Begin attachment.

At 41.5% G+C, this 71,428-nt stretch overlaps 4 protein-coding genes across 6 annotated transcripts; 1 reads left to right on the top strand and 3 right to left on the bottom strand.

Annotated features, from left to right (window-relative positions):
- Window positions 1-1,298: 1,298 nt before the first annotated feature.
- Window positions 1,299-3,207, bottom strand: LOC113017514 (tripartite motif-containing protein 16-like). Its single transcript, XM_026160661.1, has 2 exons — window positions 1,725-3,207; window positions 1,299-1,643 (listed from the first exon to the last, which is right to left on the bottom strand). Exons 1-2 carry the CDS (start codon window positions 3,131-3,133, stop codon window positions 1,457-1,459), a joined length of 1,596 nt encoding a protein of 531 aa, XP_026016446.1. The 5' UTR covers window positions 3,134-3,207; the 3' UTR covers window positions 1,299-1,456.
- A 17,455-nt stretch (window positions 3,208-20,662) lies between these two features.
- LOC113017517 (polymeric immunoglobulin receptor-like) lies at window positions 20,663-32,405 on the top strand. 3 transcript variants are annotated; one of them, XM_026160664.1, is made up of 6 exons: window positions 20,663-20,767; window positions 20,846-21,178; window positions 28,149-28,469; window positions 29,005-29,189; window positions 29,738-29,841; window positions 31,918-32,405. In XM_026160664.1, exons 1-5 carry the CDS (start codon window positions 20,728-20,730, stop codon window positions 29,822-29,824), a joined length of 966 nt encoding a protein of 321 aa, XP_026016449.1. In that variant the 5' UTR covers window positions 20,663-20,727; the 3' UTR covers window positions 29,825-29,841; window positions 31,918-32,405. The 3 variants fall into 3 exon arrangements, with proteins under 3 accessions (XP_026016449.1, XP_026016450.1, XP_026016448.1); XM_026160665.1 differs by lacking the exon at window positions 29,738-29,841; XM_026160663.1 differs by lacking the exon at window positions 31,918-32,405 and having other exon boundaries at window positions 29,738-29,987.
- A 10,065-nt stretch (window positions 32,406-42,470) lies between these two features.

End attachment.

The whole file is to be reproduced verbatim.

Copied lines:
At 41.5% G+C, this 71,428-nt stretch overlaps 4 protein-coding genes across 6 annotated transcripts; 1 reads left to right on the top strand and 3 right to left on the bottom strand.

Annotated features, from left to right (window-relative positions):
- Window positions 1-1,298: 1,298 nt before the first annotated feature.
- Window positions 1,299-3,207, bottom strand: LOC113017514 (tripartite motif-containing protein 16-like). Its single transcript, XM_026160661.1, has 2 exons — window positions 1,725-3,207; window positions 1,299-1,643 (listed from the first exon to the last, which is right to left on the bottom strand). Exons 1-2 carry the CDS (start codon window positions 3,131-3,133, stop codon window positions 1,457-1,459), a joined length of 1,596 nt encoding a protein of 531 aa, XP_026016446.1. The 5' UTR covers window positions 3,134-3,207; the 3' UTR covers window positions 1,299-1,456.
- A 17,455-nt stretch (window positions 3,208-20,662) lies between these two features.
- LOC113017517 (polymeric immunoglobulin receptor-like) lies at window positions 20,663-32,405 on the top strand. 3 transcript variants are annotated; one of them, XM_026160664.1, is made up of 6 exons: window positions 20,663-20,767; window positions 20,846-21,178; window positions 28,149-28,469; window positions 29,005-29,189; window positions 29,738-29,841; window positions 31,918-32,405. In XM_026160664.1, exons 1-5 carry the CDS (start codon window positions 20,728-20,730, stop codon window positions 29,822-29,824), a joined length of 966 nt encoding a protein of 321 aa, XP_026016449.1. In that variant the 5' UTR covers window positions 20,663-20,727; the 3' UTR covers window positions 29,825-29,841; window positions 31,918-32,405. The 3 variants fall into 3 exon arrangements, with proteins under 3 accessions (XP_026016449.1, XP_026016450.1, XP_026016448.1); XM_026160665.1 differs by lacking the exon at window positions 29,738-29,841; XM_026160663.1 differs by lacking the exon at window positions 31,918-32,405 and having other exon boundaries at window positions 29,738-29,987.
- A 10,065-nt stretch (window positions 32,406-42,470) lies between these two features.